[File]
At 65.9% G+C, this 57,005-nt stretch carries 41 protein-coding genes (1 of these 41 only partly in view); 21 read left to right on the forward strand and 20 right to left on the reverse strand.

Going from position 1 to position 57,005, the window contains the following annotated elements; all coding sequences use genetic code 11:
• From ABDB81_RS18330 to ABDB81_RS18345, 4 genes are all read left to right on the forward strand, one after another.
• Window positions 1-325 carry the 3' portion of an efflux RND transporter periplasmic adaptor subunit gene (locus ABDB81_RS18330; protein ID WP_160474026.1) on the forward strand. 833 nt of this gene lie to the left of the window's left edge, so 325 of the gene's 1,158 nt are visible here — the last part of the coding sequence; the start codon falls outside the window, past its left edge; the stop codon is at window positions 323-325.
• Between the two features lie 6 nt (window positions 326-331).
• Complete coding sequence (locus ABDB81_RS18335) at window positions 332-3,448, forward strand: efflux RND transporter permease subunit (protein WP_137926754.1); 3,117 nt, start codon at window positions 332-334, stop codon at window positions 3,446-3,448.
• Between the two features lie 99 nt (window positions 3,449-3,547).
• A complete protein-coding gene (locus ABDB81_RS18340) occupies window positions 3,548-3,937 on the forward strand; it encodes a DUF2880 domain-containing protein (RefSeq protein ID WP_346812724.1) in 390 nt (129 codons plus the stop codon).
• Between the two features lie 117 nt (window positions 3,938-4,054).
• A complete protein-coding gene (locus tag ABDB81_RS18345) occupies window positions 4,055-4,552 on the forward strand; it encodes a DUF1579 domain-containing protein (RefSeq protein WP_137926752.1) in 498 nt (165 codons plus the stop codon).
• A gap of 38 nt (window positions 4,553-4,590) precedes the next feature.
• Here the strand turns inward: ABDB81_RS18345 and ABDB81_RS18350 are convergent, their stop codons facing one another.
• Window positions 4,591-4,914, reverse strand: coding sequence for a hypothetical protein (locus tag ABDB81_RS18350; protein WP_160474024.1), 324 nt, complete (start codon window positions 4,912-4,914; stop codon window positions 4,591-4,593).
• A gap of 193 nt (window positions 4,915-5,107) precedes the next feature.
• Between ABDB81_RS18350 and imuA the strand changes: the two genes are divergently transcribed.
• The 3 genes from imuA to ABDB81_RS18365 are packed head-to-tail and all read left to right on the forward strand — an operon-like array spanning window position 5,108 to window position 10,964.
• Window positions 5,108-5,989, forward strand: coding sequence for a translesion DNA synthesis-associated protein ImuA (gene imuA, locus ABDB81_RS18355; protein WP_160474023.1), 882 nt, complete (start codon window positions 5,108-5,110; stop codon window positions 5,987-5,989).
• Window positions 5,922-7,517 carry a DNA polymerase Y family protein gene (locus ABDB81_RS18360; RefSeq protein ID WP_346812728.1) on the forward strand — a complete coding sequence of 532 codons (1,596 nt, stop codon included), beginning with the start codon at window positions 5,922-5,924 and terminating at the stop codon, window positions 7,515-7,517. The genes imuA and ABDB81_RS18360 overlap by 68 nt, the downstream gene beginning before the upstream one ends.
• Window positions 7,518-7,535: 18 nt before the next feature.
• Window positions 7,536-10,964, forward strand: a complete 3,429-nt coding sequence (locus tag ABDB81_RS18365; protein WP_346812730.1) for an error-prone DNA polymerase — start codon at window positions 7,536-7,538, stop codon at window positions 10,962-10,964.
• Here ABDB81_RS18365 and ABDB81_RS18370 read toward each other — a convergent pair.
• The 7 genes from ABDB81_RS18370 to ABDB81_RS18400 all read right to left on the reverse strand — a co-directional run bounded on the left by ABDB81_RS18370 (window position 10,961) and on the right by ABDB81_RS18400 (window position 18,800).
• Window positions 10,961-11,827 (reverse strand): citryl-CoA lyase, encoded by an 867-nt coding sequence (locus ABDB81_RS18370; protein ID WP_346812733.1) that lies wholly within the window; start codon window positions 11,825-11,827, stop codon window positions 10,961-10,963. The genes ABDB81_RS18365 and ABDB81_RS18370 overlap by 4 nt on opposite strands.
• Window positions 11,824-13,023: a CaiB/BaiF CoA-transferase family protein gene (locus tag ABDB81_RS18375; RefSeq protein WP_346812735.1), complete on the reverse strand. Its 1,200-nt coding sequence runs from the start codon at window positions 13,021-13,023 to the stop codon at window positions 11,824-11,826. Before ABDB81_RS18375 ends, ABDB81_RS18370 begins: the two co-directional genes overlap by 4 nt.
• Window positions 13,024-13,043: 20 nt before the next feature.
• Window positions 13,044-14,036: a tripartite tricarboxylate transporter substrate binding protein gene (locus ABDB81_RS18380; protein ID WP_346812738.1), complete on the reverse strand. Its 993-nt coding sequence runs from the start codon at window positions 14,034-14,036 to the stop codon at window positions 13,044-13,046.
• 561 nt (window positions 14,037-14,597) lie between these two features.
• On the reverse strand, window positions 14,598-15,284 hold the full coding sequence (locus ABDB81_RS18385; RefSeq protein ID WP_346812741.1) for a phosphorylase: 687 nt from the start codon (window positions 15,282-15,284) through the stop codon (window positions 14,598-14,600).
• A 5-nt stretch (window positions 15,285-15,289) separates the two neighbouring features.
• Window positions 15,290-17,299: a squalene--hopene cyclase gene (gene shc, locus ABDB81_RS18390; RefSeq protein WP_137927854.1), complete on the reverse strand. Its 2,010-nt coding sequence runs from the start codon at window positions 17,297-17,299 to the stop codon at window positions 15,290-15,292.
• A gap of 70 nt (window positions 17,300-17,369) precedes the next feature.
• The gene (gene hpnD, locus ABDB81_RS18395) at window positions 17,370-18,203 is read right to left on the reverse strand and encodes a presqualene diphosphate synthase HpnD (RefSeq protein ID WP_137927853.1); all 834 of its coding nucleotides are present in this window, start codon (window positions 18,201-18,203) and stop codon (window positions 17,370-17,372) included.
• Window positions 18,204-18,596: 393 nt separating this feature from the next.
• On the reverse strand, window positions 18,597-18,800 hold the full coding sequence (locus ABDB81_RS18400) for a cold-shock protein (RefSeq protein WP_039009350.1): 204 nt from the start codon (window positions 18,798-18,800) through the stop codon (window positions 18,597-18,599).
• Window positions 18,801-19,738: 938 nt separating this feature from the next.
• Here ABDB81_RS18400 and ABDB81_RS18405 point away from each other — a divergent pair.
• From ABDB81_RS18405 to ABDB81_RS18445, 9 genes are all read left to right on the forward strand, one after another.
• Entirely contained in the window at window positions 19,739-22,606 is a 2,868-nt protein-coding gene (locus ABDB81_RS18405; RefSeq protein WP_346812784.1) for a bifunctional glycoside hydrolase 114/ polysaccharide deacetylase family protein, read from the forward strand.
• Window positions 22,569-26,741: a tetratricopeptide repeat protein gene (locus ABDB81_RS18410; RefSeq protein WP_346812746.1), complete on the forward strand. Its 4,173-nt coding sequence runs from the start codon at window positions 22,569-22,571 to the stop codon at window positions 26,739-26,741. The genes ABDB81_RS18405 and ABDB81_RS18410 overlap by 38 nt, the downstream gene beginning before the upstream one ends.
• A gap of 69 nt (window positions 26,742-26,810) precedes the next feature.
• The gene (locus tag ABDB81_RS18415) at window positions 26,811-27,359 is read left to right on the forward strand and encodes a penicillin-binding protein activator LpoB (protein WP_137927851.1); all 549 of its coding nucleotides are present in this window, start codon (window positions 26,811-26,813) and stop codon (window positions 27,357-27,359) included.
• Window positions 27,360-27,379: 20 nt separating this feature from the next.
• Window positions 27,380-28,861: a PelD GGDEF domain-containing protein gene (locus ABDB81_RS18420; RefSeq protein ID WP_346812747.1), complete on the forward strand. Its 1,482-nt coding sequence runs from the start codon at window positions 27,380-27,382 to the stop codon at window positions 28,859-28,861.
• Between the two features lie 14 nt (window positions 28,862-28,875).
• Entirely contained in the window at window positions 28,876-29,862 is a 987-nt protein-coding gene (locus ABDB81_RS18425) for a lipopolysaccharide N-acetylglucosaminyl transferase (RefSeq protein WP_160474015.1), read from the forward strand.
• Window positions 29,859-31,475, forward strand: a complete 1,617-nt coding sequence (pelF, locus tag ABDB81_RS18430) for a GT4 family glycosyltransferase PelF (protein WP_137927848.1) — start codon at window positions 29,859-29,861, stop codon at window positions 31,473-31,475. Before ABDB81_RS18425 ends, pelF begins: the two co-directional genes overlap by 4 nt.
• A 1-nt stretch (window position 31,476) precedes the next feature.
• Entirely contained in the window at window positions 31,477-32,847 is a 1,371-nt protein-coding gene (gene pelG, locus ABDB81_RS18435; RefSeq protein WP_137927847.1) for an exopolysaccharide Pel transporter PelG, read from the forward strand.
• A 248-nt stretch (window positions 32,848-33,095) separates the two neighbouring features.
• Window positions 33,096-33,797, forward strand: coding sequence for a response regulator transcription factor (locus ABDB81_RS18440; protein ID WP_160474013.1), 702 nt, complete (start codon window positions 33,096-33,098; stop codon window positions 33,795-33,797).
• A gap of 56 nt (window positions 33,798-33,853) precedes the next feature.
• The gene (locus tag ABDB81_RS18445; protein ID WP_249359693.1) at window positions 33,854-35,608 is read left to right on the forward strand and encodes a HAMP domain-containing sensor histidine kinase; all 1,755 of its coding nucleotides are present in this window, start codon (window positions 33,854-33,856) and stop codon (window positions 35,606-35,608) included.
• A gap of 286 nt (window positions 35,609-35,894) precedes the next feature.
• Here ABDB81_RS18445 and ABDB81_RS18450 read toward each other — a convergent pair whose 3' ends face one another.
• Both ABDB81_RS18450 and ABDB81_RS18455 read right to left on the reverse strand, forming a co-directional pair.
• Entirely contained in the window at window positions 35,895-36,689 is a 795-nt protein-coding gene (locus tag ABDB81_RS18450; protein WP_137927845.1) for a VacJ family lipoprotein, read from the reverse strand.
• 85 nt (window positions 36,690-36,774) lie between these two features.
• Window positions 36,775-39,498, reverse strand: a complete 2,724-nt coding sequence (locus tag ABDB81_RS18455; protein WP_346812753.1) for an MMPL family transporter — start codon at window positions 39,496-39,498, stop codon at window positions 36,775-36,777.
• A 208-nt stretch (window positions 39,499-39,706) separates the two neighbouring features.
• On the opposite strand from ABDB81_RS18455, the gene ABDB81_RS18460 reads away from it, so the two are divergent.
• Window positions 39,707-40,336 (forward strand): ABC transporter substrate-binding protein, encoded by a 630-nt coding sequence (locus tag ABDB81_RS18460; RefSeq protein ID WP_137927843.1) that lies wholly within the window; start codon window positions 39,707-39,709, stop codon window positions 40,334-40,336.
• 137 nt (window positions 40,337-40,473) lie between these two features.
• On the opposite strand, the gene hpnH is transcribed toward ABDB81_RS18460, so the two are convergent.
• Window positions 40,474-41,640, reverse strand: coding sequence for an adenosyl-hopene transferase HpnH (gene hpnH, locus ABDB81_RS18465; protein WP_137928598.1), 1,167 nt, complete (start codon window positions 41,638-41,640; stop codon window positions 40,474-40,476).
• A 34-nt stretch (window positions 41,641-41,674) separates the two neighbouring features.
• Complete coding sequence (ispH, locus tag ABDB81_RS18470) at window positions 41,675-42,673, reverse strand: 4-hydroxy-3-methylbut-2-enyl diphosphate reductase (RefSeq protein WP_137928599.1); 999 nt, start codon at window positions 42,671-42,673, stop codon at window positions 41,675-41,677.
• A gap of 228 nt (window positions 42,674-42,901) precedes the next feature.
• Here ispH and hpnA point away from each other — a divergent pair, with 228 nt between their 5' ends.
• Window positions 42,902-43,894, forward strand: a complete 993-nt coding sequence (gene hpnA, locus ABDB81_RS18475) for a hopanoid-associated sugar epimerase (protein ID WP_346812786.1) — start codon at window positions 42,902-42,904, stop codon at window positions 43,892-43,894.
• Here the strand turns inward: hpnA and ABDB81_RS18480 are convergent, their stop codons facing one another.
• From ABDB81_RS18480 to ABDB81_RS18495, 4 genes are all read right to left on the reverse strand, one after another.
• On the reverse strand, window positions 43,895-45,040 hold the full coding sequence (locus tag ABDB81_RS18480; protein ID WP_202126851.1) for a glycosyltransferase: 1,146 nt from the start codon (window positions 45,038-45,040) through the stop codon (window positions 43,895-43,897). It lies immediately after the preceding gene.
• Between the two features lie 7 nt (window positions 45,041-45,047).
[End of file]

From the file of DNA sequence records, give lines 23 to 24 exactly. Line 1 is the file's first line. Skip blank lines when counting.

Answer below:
• Window positions 10,961-11,827 (reverse strand): citryl-CoA lyase, encoded by an 867-nt coding sequence (locus ABDB81_RS18370; protein ID WP_346812733.1) that lies wholly within the window; start codon window positions 11,825-11,827, stop codon window positions 10,961-10,963. The genes ABDB81_RS18365 and ABDB81_RS18370 overlap by 4 nt on opposite strands.
• Window positions 11,824-13,023: a CaiB/BaiF CoA-transferase family protein gene (locus tag ABDB81_RS18375; RefSeq protein WP_346812735.1), complete on the reverse strand. Its 1,200-nt coding sequence runs from the start codon at window positions 13,021-13,023 to the stop codon at window positions 11,824-11,826. Before ABDB81_RS18375 ends, ABDB81_RS18370 begins: the two co-directional genes overlap by 4 nt.